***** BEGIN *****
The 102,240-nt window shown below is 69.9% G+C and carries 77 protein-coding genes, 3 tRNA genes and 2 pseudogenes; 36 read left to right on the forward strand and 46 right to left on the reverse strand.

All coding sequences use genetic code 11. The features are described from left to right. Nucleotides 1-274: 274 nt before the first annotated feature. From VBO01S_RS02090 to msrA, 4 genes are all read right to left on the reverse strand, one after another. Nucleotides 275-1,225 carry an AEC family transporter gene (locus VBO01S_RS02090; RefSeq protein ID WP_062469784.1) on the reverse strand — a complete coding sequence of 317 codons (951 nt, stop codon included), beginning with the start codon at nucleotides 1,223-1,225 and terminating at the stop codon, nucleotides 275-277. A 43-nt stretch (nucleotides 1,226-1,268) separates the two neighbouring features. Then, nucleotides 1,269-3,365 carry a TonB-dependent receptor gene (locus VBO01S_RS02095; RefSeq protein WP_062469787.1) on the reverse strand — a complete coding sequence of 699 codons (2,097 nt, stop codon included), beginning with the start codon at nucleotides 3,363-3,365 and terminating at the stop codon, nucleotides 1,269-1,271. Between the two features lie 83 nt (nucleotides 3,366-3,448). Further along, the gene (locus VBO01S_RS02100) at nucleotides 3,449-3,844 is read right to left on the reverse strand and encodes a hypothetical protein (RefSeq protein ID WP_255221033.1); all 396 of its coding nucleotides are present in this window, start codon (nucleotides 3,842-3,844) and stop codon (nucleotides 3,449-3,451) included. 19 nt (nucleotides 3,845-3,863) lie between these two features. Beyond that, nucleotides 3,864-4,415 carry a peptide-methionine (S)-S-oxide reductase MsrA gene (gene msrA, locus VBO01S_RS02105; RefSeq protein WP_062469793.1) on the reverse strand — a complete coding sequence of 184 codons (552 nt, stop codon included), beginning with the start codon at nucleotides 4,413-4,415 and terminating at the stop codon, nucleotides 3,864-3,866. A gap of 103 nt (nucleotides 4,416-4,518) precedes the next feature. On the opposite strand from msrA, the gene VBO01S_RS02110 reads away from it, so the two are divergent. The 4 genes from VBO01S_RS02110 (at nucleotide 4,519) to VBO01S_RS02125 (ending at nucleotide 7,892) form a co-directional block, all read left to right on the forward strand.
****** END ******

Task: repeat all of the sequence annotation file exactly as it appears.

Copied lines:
The 102,240-nt window shown below is 69.9% G+C and carries 77 protein-coding genes, 3 tRNA genes and 2 pseudogenes; 36 read left to right on the forward strand and 46 right to left on the reverse strand.

All coding sequences use genetic code 11. The features are described from left to right. Nucleotides 1-274: 274 nt before the first annotated feature. From VBO01S_RS02090 to msrA, 4 genes are all read right to left on the reverse strand, one after another. Nucleotides 275-1,225 carry an AEC family transporter gene (locus VBO01S_RS02090; RefSeq protein ID WP_062469784.1) on the reverse strand — a complete coding sequence of 317 codons (951 nt, stop codon included), beginning with the start codon at nucleotides 1,223-1,225 and terminating at the stop codon, nucleotides 275-277. A 43-nt stretch (nucleotides 1,226-1,268) separates the two neighbouring features. Then, nucleotides 1,269-3,365 carry a TonB-dependent receptor gene (locus VBO01S_RS02095; RefSeq protein WP_062469787.1) on the reverse strand — a complete coding sequence of 699 codons (2,097 nt, stop codon included), beginning with the start codon at nucleotides 3,363-3,365 and terminating at the stop codon, nucleotides 1,269-1,271. Between the two features lie 83 nt (nucleotides 3,366-3,448). Further along, the gene (locus VBO01S_RS02100) at nucleotides 3,449-3,844 is read right to left on the reverse strand and encodes a hypothetical protein (RefSeq protein ID WP_255221033.1); all 396 of its coding nucleotides are present in this window, start codon (nucleotides 3,842-3,844) and stop codon (nucleotides 3,449-3,451) included. 19 nt (nucleotides 3,845-3,863) lie between these two features. Beyond that, nucleotides 3,864-4,415 carry a peptide-methionine (S)-S-oxide reductase MsrA gene (gene msrA, locus VBO01S_RS02105; RefSeq protein WP_062469793.1) on the reverse strand — a complete coding sequence of 184 codons (552 nt, stop codon included), beginning with the start codon at nucleotides 4,413-4,415 and terminating at the stop codon, nucleotides 3,864-3,866. A gap of 103 nt (nucleotides 4,416-4,518) precedes the next feature. On the opposite strand from msrA, the gene VBO01S_RS02110 reads away from it, so the two are divergent. The 4 genes from VBO01S_RS02110 (at nucleotide 4,519) to VBO01S_RS02125 (ending at nucleotide 7,892) form a co-directional block, all read left to right on the forward strand.